Most of our discussions of tax rates and tax fairness lack fundamental honesty because they ignore what people actually pay and why. Consider three married couples, each supported by one income earner. All three earn $60,000 in a year and after exemptions and deductions have taxable income of $50,000. The first, an entrepreneur or self-employed earner pays $15,791 in federal taxes or an effective rate of 26.3%. The second, an employee whose employer pays half of Medicare and Social Security premiums, pays only $11,201 in federal taxes or a rate of 18.7%. The third earns all income from capital gains and qualified dividends and pays federal taxes of $2,004 or 3.3%. This disparity never disappears. If we double all three incomes, to $120,000 total, and $100,000 taxable, the entrepreneur's real tax rate becomes 28.9%, the employee's 21.5% and the investor's becomes 7.9%
We have it exactly backwards. We love to talk about stimulating creativity and entrepreneurship, yet at their formative moment we tax entrepreneurs more severely than income from any other activity. We talk about our progressive tax structure but ignore the regressive nature of "social insurance" taxes that largely disappear on individual incomes over $117,000.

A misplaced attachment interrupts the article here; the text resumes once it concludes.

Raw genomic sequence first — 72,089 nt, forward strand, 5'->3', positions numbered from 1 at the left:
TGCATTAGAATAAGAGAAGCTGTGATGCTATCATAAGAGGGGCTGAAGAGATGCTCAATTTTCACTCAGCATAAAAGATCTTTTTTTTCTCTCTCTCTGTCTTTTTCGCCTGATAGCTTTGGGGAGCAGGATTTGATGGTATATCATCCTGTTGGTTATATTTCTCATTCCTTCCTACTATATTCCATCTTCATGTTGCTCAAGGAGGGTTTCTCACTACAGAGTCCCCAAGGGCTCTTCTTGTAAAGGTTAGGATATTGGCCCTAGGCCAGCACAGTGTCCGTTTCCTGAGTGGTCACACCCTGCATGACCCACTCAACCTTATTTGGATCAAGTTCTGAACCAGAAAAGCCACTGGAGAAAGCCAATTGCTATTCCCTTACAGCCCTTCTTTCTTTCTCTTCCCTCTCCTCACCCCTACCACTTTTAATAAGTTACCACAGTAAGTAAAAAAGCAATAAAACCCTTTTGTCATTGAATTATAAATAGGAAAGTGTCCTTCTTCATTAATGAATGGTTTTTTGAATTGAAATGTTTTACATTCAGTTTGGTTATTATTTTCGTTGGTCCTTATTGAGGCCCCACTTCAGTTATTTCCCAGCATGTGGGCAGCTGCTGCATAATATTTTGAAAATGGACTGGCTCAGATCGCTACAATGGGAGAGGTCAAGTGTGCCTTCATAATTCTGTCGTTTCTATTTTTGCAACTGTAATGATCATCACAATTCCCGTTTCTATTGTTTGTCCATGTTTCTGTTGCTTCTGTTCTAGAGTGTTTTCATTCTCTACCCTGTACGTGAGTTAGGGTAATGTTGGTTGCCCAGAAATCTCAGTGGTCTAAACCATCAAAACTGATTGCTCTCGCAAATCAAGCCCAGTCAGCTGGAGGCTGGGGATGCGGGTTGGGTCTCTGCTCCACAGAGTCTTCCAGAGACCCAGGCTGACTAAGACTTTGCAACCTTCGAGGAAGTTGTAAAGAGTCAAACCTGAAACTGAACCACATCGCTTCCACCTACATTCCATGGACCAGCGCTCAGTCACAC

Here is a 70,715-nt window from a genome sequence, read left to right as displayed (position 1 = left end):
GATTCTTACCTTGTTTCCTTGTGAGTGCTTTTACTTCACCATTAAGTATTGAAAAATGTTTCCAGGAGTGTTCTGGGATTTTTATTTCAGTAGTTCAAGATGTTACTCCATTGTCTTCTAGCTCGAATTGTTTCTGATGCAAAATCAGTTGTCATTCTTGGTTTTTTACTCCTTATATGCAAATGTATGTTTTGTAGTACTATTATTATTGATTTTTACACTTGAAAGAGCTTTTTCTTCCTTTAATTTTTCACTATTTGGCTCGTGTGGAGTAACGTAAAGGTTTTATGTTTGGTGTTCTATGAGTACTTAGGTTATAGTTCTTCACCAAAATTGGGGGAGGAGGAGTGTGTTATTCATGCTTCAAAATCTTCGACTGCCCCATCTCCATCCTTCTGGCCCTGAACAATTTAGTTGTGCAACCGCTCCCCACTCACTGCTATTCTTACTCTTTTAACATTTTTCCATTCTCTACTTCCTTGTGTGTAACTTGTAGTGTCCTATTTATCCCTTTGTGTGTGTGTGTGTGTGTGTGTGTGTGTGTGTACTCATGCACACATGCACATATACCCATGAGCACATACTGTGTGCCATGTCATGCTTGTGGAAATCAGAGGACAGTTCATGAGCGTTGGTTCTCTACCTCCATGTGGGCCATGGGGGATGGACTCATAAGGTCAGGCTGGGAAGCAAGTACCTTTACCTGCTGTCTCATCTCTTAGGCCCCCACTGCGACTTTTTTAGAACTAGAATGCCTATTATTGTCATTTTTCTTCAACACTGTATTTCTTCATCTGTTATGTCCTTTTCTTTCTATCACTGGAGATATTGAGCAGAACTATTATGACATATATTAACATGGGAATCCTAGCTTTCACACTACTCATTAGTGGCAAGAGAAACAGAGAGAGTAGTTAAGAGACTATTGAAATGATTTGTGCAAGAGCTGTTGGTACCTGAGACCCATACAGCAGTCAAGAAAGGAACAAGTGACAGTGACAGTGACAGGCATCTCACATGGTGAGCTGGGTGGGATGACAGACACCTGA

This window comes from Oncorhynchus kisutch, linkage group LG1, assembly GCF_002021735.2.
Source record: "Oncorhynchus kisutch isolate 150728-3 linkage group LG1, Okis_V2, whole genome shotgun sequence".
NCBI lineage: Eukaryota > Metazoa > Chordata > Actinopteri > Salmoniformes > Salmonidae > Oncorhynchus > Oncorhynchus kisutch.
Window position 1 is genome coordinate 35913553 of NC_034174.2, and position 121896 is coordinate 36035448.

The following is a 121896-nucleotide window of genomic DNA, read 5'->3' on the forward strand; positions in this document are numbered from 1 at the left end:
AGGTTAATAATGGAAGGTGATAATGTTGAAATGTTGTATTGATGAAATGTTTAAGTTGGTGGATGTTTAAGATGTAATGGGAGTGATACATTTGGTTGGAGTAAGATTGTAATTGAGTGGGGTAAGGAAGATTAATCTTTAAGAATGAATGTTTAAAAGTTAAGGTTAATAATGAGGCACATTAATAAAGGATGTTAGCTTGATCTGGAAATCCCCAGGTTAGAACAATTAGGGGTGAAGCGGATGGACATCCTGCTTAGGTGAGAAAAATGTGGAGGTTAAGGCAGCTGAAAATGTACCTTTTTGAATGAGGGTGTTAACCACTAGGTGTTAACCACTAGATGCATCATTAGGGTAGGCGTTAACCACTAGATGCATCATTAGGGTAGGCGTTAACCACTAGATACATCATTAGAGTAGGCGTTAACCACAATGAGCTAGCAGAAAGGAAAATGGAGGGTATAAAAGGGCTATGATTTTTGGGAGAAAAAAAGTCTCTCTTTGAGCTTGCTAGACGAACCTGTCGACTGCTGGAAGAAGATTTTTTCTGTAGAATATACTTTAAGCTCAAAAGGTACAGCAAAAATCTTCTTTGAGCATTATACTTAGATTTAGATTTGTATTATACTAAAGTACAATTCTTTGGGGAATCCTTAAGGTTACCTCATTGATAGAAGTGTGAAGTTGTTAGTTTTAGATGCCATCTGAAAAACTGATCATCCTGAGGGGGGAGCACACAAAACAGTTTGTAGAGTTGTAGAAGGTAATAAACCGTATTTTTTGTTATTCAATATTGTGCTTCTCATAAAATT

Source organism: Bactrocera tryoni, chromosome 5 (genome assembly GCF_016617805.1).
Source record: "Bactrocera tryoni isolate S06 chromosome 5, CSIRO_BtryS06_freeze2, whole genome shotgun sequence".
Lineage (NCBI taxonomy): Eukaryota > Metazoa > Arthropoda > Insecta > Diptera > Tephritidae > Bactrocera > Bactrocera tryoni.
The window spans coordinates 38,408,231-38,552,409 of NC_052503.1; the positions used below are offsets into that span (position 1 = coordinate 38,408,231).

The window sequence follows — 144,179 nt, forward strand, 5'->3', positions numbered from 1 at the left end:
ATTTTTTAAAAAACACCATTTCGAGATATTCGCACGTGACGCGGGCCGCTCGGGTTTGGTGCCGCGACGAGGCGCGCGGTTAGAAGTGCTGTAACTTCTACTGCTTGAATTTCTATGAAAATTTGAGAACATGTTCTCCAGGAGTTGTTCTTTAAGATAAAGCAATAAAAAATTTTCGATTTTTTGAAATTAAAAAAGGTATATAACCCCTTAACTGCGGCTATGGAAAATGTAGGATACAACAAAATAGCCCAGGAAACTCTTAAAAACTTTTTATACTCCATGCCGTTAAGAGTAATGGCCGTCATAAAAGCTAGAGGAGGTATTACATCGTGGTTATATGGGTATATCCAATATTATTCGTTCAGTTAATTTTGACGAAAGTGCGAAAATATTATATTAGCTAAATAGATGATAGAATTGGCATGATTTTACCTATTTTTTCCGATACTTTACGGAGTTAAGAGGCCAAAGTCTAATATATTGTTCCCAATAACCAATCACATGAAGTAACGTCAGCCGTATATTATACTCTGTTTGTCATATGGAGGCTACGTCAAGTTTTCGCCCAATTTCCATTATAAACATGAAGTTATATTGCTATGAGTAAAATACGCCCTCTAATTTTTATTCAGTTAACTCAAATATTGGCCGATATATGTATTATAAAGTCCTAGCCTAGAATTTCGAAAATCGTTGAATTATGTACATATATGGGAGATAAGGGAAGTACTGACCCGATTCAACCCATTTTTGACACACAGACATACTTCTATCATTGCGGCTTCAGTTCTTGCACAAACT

Some might claim that "social insurance" (Social Security and Medicare) taxes are really insurance premiums, but that is an absurd view. The "trust funds" are illusions. Surpluses of premiums over benefits in prior years have been "invested" in Treasury obligations. We call these "trust funds", but the Treasury has already spent the proceeds from the bonds for other government expenses. Social Security and Medicare now spend more on benefits than they collect in premiums each year, and are drawing down "reserves". When they do, they redeem the bonds, but the Treasury must then pay for the bonds with revenue from new bonds sold to others or from taxes. There are no real reserves. All benefits are paid for by current year government income or borrowing.
Nor are there contracts for benefit coverage. Regulators, not even elected officials, can and do change what Medicare will cover and at what rates it will pay. Similarly they change interpretations of disability and other Social Security regulations and payment schedules. Congress has and will again "tweak" the system by adjusting eligibility age, payment schedules and taxability of benefits. Any private insurance company attempting to sell "policies" without financial reserves or without contracts for benefits coverage would be deemed criminally fraudulent and its perpetrators would be jailed.
We have also deluded ourselves to believe that income from a persons labor is less valuable and should be taxed at a higher rate than returns on capital. This is also a regressive notion. By definition people with more wealth have more capital, and therefore a higher portion of their income is taxed at lower rates. How can we be impressed or surprised when Warren Buffett pays lower tax rates than his secretary? The highest possible tax rate for his capital gains and dividends is less than the effective rate paid by any of his employees earning less than $120,000 annually. What could be more regressive than that?